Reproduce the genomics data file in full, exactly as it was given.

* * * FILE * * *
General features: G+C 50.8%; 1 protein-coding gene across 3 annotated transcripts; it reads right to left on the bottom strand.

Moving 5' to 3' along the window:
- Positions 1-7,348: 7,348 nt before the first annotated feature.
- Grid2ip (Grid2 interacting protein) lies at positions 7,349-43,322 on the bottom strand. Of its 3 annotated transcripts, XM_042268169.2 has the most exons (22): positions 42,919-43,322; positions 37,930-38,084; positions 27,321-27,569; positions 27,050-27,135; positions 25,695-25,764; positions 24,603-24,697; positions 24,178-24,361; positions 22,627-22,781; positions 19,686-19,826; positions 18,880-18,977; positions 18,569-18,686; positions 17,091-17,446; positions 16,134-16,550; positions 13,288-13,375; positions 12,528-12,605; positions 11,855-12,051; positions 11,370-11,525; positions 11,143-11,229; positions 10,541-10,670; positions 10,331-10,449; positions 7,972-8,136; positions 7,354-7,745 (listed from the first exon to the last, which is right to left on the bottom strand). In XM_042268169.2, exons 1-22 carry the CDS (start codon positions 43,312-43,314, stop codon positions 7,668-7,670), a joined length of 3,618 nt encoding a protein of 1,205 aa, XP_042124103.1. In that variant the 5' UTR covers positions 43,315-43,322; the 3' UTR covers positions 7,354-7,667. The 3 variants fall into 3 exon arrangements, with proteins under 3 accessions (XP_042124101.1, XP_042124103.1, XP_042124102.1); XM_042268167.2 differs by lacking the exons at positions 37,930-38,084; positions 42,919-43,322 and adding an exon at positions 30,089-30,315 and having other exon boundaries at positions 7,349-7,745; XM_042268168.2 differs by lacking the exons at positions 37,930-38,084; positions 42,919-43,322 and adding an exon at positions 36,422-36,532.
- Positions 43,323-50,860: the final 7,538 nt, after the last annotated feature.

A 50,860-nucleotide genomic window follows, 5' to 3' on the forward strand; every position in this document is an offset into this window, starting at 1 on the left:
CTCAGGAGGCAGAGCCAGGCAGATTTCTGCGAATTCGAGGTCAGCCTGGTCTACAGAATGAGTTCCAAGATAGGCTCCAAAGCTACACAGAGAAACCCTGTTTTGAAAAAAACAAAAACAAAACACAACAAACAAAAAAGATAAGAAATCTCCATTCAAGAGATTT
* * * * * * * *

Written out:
General features: G+C 50.8%; 1 protein-coding gene across 3 annotated transcripts; it reads right to left on the bottom strand.

Moving 5' to 3' along the window:
- Positions 1-7,348: 7,348 nt before the first annotated feature.
- Grid2ip (Grid2 interacting protein) lies at positions 7,349-43,322 on the bottom strand. Of its 3 annotated transcripts, XM_042268169.2 has the most exons (22): positions 42,919-43,322; positions 37,930-38,084; positions 27,321-27,569; positions 27,050-27,135; positions 25,695-25,764; positions 24,603-24,697; positions 24,178-24,361; positions 22,627-22,781; positions 19,686-19,826; positions 18,880-18,977; positions 18,569-18,686; positions 17,091-17,446; positions 16,134-16,550; positions 13,288-13,375; positions 12,528-12,605; positions 11,855-12,051; positions 11,370-11,525; positions 11,143-11,229; positions 10,541-10,670; positions 10,331-10,449; positions 7,972-8,136; positions 7,354-7,745 (listed from the first exon to the last, which is right to left on the bottom strand). In XM_042268169.2, exons 1-22 carry the CDS (start codon positions 43,312-43,314, stop codon positions 7,668-7,670), a joined length of 3,618 nt encoding a protein of 1,205 aa, XP_042124103.1. In that variant the 5' UTR covers positions 43,315-43,322; the 3' UTR covers positions 7,354-7,667. The 3 variants fall into 3 exon arrangements, with proteins under 3 accessions (XP_042124101.1, XP_042124103.1, XP_042124102.1); XM_042268167.2 differs by lacking the exons at positions 37,930-38,084; positions 42,919-43,322 and adding an exon at positions 30,089-30,315 and having other exon boundaries at positions 7,349-7,745; XM_042268168.2 differs by lacking the exons at positions 37,930-38,084; positions 42,919-43,322 and adding an exon at positions 36,422-36,532.
- Positions 43,323-50,860: the final 7,538 nt, after the last annotated feature.

A 50,860-nucleotide genomic window follows, 5' to 3' on the forward strand; every position in this document is an offset into this window, starting at 1 on the left:
CTCAGGAGGCAGAGCCAGGCAGATTTCTGCGAATTCGAGGTCAGCCTGGTCTACAGAATGAGTTCCAAGATAGGCTCCAAAGCTACACAGAGAAACCCTGTTTTGAAAAAAACAAAAACAAAACACAACAAACAAAAAAGATAAGAAATCTCCATTCAAGAGATTT